Saturday, October 25, 2014. Last Update: Fri 3:49 PM EST

Behind the News

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How misinformation goes viral: a Truthy story

Conservative media’s reaction to an Indiana University project shows how shoddy information can quickly become an online narrative

On August 26, Fox’s Megyn Kelly aired a four-minute segment on an Indiana University project called Truthy, declaring sarcastically, “Some... More

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The Boston Globe launches Crux to draw a global, Catholic audience

With 1.2 billion Catholics worldwide, the metro newspaper hopes a single-issue Catholicism site will help it reach the promised land

The religion of journalism has always found believers in Boston. The same goes for Catholicism. No small wonder, then, why... More

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Ukraine Today aims to clarify Russian media misinformation

Media mogul Igor Kolomoisky has his sights set high for the 24-hour news channel

It broadcasts everything from Ukrainian athletes competing at a track and field event in China to the capture of 10... More

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Stories I’d like to see

The cost of unlawful convictions, cable news’ sharp focus and reporting on kidnapped journalists

1. Becoming a millionaire the hard way: Last week, The New York Times published this article about a man receiving... More

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News on social media suffers a ‘spiral of silence’: Pew study

What gets us chatting—or shutting up—about the news?

If social media users think their followers don’t share their opinion on the news, they are less likely to post... More

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Why local media struggle covering sports stadium construction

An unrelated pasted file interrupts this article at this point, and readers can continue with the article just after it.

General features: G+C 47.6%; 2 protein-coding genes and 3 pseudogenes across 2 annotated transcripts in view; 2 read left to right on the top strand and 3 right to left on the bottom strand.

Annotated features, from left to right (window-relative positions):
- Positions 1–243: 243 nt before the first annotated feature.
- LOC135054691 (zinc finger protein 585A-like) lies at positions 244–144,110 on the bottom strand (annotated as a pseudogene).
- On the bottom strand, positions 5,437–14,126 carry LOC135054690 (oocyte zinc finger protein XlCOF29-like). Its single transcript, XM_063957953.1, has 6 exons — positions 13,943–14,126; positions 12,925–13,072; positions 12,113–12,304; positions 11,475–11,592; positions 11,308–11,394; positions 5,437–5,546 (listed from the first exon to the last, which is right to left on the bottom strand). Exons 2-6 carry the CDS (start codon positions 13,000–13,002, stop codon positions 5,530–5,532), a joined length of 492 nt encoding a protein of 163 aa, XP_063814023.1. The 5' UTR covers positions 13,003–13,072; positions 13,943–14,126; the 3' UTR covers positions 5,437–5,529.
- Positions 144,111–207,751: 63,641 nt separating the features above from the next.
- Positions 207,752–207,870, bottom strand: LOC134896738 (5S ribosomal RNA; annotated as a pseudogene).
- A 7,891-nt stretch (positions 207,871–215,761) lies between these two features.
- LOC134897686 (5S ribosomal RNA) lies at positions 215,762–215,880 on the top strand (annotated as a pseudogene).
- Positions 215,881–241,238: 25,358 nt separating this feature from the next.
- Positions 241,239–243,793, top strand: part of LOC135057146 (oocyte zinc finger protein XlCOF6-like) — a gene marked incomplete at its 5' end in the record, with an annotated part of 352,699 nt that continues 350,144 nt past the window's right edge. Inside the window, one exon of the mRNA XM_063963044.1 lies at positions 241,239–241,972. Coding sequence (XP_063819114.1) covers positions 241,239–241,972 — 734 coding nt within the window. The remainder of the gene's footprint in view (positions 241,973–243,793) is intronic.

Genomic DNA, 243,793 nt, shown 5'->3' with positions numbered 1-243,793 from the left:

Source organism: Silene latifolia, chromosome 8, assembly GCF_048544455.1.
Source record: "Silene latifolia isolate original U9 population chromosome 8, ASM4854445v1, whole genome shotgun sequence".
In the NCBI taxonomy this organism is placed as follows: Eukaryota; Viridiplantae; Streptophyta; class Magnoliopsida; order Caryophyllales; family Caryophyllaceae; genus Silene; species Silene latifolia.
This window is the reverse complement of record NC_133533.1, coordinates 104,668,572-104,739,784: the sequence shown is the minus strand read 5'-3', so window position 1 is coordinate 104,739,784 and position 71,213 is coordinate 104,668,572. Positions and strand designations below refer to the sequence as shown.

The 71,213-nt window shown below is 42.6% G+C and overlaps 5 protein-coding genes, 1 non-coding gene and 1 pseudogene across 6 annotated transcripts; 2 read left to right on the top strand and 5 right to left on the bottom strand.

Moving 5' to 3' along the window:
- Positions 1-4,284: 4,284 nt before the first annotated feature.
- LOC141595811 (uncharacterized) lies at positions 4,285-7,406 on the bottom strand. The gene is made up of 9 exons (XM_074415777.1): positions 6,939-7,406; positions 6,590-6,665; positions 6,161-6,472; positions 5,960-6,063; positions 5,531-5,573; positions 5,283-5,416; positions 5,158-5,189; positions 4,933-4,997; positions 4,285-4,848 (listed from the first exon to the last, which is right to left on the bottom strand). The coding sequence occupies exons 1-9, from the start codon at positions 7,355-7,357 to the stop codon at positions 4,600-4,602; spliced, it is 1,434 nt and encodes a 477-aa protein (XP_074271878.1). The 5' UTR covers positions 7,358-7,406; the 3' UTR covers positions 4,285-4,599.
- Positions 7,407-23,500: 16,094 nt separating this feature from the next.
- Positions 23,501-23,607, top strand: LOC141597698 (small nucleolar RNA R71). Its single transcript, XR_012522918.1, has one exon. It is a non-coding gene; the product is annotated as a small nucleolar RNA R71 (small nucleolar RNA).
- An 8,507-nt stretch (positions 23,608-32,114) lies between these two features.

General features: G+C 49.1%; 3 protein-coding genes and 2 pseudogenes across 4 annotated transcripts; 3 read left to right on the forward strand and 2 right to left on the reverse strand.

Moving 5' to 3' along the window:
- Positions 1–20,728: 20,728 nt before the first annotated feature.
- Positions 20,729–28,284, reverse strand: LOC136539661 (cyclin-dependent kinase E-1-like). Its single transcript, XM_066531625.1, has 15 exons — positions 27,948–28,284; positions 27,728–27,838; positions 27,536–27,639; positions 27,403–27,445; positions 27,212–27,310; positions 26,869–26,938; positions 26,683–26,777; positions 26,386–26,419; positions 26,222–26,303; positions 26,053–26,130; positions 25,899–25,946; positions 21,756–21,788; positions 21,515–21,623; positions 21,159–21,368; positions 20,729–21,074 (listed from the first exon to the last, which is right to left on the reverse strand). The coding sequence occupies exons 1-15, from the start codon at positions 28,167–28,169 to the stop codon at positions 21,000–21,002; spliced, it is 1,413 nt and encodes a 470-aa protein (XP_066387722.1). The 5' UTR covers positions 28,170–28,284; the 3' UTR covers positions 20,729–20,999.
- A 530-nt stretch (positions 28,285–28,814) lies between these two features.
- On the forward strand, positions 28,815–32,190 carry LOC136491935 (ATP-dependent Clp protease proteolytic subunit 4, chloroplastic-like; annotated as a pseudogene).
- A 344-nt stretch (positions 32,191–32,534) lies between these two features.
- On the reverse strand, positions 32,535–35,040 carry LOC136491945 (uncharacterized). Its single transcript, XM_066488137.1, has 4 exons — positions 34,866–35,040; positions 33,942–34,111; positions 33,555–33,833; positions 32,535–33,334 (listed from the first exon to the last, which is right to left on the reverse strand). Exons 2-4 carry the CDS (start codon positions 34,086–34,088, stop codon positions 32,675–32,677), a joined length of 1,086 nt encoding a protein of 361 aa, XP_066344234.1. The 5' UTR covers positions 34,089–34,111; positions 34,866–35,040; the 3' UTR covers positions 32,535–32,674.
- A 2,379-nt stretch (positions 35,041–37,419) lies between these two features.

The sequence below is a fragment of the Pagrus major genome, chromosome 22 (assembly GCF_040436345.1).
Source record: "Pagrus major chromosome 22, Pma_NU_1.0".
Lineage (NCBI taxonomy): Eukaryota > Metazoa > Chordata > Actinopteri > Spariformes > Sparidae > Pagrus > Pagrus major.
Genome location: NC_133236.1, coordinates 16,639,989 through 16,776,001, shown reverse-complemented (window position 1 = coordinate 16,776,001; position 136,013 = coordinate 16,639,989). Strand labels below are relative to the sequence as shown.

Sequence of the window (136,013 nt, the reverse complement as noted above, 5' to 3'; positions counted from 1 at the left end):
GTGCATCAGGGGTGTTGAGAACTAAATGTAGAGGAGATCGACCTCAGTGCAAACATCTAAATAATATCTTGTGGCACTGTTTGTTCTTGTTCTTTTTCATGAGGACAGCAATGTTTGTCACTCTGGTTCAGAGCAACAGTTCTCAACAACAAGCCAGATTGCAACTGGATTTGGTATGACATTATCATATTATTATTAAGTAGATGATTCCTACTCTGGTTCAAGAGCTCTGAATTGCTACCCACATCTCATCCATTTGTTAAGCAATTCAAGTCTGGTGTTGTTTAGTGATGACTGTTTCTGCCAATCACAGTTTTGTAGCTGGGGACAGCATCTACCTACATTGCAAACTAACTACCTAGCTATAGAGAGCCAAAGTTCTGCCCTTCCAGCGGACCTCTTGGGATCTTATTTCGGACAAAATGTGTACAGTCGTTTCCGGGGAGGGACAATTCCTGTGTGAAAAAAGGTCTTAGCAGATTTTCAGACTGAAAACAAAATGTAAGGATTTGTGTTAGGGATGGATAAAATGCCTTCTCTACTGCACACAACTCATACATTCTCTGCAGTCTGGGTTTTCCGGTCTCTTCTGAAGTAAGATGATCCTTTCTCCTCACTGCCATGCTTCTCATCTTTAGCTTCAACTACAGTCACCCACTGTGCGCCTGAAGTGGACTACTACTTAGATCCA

Local news organizations often support the home team, despite huge public costs of keeping them in town

The word of the National Football League commissioner is not law. But the opening line of a 2,300-word piece in... More

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To publish or not: James Foley video spotlights media’s tough call

Remnick, Baquet and other editors discuss their decisions about when to publish disturbing images

The obvious implication of The New York Times' famous motto that its pages contain "All the News That's Fit to... More

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Q&A: An Apple critic with plenty to say

John Siracusa’s legendary - and lengthy - Apple reviews reach their 15th year

Though he only writes a major story every year or two, for the last decade and a half John Siracusa... More

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Trolls make good clickbait

While the media have denounced recent trolling attacks, they simultaneously support the phenomenon

Trolls have been causing havoc online since the early days of the internet, disrupting online debate and directing offensive language... More

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Third party apps are winning the traffic battle

News outlets need to make tools pushing personalized content to keep readers on their sites

In 2011, Bill Keller accused Arianna Huffington's namesake site of doing no less than stealing content, arguing, "There's often a... More